Joanne Murray-Smith’s Hedda Gabler observed how the fundamentals of gender roles, social interaction and status are significant today as are they were in 1891.
While maintaining a balance of relevance and tradition in this contemporary adaption to Henrik Ibsen’s classic Murray-Smith has, unfortunately, left her audience in a colourless time-lapse, before the play’s tension-building climax.
Allison Bell’s (Hedda Gabler) portrayal of perhaps theatre’s most destructive and authoritative female leads, was a glass half empty. We are introduced to her deciphering the position of a settee, as she continuously shuffles it across the stage in a frazzled state of mind.
Despite this initial slice of mystery, she seemed to lack the same kind of flair her previous roles in theatre were able to deliver. Her overly monotonous tone and careless demeanour made the audience detach from her persona, as they struggled to find a relating quality.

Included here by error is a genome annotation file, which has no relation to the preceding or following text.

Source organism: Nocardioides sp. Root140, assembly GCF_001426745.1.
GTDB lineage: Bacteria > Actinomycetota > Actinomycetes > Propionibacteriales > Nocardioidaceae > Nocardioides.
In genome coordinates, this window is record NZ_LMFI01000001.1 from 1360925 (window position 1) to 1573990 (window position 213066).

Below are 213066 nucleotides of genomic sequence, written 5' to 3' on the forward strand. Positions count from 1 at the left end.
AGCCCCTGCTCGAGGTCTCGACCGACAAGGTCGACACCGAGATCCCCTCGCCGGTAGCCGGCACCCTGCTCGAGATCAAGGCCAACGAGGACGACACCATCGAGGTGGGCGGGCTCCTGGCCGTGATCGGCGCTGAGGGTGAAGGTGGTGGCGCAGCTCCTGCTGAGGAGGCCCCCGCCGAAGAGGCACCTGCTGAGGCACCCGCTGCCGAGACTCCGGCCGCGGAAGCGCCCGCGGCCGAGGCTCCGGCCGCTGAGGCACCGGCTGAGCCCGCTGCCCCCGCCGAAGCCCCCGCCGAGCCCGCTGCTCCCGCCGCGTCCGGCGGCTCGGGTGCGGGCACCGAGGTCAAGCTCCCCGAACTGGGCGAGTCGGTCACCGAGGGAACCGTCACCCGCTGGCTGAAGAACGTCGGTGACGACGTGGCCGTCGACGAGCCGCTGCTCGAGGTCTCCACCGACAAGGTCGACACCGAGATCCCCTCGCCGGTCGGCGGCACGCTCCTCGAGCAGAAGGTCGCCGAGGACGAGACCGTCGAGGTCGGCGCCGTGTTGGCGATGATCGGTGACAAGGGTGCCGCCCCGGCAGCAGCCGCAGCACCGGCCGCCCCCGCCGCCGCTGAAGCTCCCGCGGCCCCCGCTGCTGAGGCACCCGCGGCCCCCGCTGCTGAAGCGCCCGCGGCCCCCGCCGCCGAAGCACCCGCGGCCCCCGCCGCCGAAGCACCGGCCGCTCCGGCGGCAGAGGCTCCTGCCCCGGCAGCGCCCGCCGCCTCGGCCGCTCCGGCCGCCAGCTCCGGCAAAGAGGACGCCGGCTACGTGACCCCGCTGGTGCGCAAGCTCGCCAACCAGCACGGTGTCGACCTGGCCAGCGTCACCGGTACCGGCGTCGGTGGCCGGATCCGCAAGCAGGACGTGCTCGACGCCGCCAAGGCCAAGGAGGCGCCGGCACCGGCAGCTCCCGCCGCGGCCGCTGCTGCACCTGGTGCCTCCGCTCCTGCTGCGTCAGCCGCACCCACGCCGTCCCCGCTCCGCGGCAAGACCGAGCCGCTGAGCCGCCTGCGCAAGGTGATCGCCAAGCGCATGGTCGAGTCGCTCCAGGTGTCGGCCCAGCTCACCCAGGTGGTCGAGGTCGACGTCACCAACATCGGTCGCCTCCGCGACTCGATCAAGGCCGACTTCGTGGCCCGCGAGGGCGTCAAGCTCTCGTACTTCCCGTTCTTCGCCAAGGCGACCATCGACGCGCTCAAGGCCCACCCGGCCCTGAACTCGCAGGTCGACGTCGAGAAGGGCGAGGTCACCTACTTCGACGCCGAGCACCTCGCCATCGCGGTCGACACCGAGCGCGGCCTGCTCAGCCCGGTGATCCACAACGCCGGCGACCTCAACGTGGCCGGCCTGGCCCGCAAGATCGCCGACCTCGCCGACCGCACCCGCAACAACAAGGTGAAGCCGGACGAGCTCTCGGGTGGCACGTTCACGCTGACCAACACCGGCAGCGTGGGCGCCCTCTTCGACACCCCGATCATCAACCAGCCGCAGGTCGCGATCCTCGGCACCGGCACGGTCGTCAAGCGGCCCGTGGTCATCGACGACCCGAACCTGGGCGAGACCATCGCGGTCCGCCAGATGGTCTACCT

Although, it became rather amusing to witness how Gabler was able to manipulate those around her for shear pleasure and to disturb the order of her bleak inhabitancy.
In contrast to Bell’s tedious depiction, the lighting (Geoff Cobham) and sound (DJ TR!P) production succeeded in diverting their audience from the long and tiresome scenes through thunderous strobing effects and heart-pumping techno music, implemented between significant plot points.
This seemed to be an attempt to visually depict the chaotic mindset of Bell’s role, as the insanity became more rigorous and prevalent throughout the performance.
The set design (Geoff Cobham) showed a Norwegian winter, with lifeless trees in the backdrop of a room with minimal sophistication. A desk and chair, with a settee were the only pieces of furniture utilised on the stage.
Furthermore, the complexity of the dialogue failed to achieve clarity as interest was misplaced in the unstable and long-winded chatter between these mundane personas, who ultimately lacked vibrancy.
Even so, the aftermath of Gabler’s suicide was conveyed rather poorly and lessened the impact of the play’s culmination.
With that said, the unsettling accuracy in Bell’s dialogue persists to linger with you beyond the space of the theatre as you are left to reconsider certain aspects of your life.
State Theatre Company of South Australia
By Henrik Ibsen | adaption by Joanna-Murray-Smith
Director Geordie Brookman
Venue: Dustan Playhouse
Dates: 26 April – 18 May, 2013